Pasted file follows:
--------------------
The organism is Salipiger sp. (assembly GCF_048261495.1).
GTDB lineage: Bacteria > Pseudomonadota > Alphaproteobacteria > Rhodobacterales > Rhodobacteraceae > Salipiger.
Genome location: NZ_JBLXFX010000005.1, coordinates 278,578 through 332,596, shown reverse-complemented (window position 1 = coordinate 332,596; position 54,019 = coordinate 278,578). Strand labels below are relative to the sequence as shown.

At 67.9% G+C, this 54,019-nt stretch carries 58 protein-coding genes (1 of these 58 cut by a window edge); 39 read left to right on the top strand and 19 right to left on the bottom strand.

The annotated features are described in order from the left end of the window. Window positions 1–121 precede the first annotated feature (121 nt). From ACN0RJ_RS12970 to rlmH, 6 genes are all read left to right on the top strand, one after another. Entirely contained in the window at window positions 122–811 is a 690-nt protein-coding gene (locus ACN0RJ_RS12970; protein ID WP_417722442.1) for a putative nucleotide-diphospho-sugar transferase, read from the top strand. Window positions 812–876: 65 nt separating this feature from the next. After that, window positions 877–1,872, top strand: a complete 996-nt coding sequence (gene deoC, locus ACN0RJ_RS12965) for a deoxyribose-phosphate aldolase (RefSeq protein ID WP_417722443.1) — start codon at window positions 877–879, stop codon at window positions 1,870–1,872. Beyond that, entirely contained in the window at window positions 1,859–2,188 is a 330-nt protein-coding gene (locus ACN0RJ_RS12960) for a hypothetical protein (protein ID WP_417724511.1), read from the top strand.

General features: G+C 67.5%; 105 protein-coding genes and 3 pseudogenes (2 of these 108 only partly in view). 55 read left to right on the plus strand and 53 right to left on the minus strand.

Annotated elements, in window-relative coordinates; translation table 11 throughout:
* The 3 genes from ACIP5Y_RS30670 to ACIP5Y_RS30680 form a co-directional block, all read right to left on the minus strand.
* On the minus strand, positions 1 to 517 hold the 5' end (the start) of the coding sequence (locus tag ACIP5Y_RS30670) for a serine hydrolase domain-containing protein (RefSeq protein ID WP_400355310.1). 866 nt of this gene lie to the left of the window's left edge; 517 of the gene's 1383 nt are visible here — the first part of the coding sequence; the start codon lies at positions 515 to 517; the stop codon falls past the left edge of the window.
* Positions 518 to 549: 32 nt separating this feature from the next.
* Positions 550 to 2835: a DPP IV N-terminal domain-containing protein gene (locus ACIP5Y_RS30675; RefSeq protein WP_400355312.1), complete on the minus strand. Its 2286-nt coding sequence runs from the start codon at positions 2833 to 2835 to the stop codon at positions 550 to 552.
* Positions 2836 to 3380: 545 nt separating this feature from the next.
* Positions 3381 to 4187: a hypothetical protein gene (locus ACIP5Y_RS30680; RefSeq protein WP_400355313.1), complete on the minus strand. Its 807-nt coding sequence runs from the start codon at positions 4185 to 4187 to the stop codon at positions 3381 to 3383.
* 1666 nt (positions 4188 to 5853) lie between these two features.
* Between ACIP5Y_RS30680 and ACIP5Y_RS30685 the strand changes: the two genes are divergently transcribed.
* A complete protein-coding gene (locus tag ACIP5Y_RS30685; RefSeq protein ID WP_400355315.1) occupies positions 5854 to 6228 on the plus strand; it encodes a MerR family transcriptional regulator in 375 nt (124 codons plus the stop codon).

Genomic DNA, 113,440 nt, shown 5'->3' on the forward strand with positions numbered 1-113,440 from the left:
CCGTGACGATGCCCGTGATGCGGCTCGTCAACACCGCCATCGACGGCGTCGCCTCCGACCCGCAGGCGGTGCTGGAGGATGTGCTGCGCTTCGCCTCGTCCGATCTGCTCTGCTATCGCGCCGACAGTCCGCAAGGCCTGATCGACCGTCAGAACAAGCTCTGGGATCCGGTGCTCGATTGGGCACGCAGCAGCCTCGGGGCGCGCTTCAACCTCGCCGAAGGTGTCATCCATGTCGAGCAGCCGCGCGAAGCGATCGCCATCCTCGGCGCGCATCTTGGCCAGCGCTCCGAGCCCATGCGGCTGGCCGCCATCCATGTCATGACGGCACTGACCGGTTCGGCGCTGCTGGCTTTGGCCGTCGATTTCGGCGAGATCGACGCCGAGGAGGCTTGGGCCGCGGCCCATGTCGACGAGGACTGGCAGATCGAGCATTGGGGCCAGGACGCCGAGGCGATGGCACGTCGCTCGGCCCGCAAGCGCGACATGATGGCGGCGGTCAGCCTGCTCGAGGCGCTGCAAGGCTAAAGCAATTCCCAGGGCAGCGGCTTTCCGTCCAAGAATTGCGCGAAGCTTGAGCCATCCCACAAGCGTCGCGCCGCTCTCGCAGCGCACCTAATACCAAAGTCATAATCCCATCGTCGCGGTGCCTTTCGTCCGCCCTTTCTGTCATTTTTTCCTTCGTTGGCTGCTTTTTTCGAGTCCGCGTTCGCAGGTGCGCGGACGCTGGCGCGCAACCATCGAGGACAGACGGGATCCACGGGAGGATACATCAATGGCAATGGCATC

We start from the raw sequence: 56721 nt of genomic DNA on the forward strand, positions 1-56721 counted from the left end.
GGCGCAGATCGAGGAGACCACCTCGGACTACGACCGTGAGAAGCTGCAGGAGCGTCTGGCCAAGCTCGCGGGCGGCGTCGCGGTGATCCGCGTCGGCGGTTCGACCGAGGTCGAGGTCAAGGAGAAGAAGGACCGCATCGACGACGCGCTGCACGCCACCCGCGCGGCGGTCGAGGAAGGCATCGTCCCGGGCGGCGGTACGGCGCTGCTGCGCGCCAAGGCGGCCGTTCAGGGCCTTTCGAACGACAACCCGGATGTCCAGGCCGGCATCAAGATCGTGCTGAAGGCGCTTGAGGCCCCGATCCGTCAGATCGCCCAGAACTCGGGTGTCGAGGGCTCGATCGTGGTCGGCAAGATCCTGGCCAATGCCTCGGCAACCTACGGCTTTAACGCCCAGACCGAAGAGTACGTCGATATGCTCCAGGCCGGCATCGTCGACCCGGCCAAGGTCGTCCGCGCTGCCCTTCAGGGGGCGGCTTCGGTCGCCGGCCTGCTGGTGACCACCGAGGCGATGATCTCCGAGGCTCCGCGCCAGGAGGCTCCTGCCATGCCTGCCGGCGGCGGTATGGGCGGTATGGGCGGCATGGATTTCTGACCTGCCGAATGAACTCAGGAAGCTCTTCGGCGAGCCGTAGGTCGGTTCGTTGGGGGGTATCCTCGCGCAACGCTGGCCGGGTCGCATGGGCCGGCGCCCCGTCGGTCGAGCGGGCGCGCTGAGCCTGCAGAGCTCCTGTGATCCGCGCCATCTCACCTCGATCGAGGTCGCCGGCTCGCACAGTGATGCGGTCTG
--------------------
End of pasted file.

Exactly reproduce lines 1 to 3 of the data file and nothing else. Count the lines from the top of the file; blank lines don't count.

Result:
The organism is Salipiger sp. (assembly GCF_048261495.1).
GTDB lineage: Bacteria > Pseudomonadota > Alphaproteobacteria > Rhodobacterales > Rhodobacteraceae > Salipiger.
Genome location: NZ_JBLXFX010000005.1, coordinates 278,578 through 332,596, shown reverse-complemented (window position 1 = coordinate 332,596; position 54,019 = coordinate 278,578). Strand labels below are relative to the sequence as shown.